We have reached out to different people within & around the HSAL camp to find out what from the last twelve months inspired them. In the coming days, we’ll post a series of lists. Our hope is that you will get an idea of where we are coming from. Here’s what Melody Ouellette, songwriter/vocalist, & guitar player for L.A.Dies, turned in:
#1 – ” Thirst ” by Mary Oliver
This was the first book I’ve read of Mary Oliver‘s, and it’s still my favorite. The connection she makes between nature, humanity, and spirituality in this collection of poems is something that has really stuck with me throughout this year, keeping me mindful and reverent of the beauty in the world around us.
I was really nervous to play this show. We had just come back from tour with Dover and I think we were all pretty sad to see it end. It’s easy to get caught up in the anxiety of showing a crowd of people something you made, but it ended up being one of the biggest turn outs we’ve had. I remember looking into the crowd and feeling proud that we had made music that resonated with people–all the work we had put into L.A. Dies felt worth it. We had shared a connection with people and made so many friends that regardless of where we would go with the band, we had made it to that point and I was proud of us.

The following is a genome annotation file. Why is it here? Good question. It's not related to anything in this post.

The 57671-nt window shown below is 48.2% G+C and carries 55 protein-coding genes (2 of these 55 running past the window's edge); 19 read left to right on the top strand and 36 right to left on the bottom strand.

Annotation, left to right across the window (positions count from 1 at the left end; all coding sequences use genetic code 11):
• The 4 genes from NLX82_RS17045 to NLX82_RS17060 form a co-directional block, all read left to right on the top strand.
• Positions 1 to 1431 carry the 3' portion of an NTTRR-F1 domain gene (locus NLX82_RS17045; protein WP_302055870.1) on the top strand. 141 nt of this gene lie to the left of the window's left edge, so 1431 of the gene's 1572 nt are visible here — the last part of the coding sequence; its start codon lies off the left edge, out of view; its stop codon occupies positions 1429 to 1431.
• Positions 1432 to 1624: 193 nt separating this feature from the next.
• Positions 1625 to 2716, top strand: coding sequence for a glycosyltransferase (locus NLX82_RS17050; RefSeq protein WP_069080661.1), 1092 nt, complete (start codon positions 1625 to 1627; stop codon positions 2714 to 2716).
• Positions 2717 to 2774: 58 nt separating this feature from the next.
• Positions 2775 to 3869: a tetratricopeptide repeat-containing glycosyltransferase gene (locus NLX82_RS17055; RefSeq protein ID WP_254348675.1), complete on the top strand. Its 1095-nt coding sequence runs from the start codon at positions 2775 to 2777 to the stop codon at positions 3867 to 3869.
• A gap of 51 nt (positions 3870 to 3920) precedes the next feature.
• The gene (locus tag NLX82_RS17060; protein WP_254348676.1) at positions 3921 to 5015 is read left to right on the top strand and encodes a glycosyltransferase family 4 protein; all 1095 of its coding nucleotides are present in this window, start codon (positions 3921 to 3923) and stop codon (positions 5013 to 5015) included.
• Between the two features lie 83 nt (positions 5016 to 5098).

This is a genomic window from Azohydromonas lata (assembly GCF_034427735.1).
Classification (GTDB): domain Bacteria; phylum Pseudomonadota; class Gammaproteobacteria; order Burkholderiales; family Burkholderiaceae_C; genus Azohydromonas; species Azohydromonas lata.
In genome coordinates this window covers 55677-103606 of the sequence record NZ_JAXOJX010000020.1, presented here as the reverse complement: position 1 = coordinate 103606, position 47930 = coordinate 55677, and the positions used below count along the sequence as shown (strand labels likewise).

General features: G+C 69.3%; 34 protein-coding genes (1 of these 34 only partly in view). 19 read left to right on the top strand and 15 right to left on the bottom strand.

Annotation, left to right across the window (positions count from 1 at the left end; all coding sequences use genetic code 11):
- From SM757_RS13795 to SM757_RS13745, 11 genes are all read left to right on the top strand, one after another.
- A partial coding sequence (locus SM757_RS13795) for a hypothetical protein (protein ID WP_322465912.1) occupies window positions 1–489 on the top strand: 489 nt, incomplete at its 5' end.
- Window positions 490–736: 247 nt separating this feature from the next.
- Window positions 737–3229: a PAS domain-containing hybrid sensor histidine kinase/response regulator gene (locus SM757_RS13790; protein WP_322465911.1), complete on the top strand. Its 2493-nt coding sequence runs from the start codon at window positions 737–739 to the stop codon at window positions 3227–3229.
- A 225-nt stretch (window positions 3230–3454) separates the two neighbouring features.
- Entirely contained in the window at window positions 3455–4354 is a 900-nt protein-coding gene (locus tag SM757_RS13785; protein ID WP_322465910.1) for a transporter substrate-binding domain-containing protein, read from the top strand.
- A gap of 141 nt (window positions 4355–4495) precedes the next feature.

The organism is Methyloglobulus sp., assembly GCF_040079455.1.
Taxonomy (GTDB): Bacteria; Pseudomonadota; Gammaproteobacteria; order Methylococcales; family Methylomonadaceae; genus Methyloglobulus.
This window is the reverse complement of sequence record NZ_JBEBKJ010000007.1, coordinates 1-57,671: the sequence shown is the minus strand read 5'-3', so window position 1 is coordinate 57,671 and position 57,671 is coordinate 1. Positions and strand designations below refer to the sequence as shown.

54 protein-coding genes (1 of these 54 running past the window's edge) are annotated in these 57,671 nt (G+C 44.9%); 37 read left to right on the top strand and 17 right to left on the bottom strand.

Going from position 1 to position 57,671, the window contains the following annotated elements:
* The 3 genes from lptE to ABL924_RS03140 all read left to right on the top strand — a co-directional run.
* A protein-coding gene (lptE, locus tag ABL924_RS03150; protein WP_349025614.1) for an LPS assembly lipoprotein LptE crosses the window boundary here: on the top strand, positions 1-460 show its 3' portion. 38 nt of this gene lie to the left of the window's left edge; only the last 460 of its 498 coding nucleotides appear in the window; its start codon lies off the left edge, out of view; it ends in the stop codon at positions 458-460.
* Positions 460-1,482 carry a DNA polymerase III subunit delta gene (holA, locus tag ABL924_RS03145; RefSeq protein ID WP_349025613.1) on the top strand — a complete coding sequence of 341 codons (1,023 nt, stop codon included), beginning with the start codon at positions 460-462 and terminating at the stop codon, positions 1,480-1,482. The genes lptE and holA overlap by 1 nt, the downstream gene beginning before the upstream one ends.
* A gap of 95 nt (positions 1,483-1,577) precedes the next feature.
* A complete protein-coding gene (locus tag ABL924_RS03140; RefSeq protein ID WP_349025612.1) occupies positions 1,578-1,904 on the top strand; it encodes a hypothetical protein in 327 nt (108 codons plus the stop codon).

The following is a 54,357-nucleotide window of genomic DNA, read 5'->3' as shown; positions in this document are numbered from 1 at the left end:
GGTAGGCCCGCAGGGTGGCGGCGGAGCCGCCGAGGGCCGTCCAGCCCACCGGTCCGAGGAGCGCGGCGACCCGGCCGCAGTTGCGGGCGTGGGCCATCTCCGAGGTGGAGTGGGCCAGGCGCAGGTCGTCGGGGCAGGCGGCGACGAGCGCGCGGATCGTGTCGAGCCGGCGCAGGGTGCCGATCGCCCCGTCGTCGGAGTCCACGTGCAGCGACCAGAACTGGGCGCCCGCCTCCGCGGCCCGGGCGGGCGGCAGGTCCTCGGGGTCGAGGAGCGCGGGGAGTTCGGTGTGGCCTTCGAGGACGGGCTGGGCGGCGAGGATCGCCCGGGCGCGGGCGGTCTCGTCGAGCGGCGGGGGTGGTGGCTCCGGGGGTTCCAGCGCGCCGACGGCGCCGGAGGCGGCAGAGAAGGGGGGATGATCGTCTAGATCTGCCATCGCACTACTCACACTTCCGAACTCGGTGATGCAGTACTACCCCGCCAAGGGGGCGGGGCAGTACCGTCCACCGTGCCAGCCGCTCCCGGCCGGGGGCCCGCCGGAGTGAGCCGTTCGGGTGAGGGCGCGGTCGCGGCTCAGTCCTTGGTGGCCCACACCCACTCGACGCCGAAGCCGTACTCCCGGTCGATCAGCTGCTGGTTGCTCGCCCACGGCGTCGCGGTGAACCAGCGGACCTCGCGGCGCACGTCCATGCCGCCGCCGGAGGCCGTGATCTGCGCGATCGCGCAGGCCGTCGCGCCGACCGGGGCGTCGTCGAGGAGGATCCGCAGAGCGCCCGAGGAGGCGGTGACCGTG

We recorded in a studio for the first time this year. Going into it we were all apprehensive because we had only ever recorded at home. We were nervous to put ourselves in the vulnerable position of entrusting our idea with people we barely knew, as well as to put our project, and its production, in someone else’s hands. But after eight hours and a trip to Chipotle, all those anxieties subsided, and the music and new friendships we left with that day could not have been recreated without the collaboration and openness of other creative minds.
#4 – Tennis
Even though I moved in with three my closest friends earlier this year, we’ve all been so caught up with working and keeping up with our families that we’re rarely all home at the same time–when we are, I try to convince everyone to play tennis with me. We’re so busy trying to be productive and accomplish whatever task is next on our list, that the time we have for doing things simply because we enjoy them is (increasingly) limited. When we’re playing tennis, all we can do is play tennis, together, present in the moment.
This was the first year I was really excited to vote. I felt more informed and connected to this election than I ever have. Regardless of the stress in the current political climate, as I’m sure everyone, no matter how they see things, has been worn out by our seemingly unending cultural divisions, seeing the voter turn out and the diversity of candidates inspired a hope that we were headed in the right direction.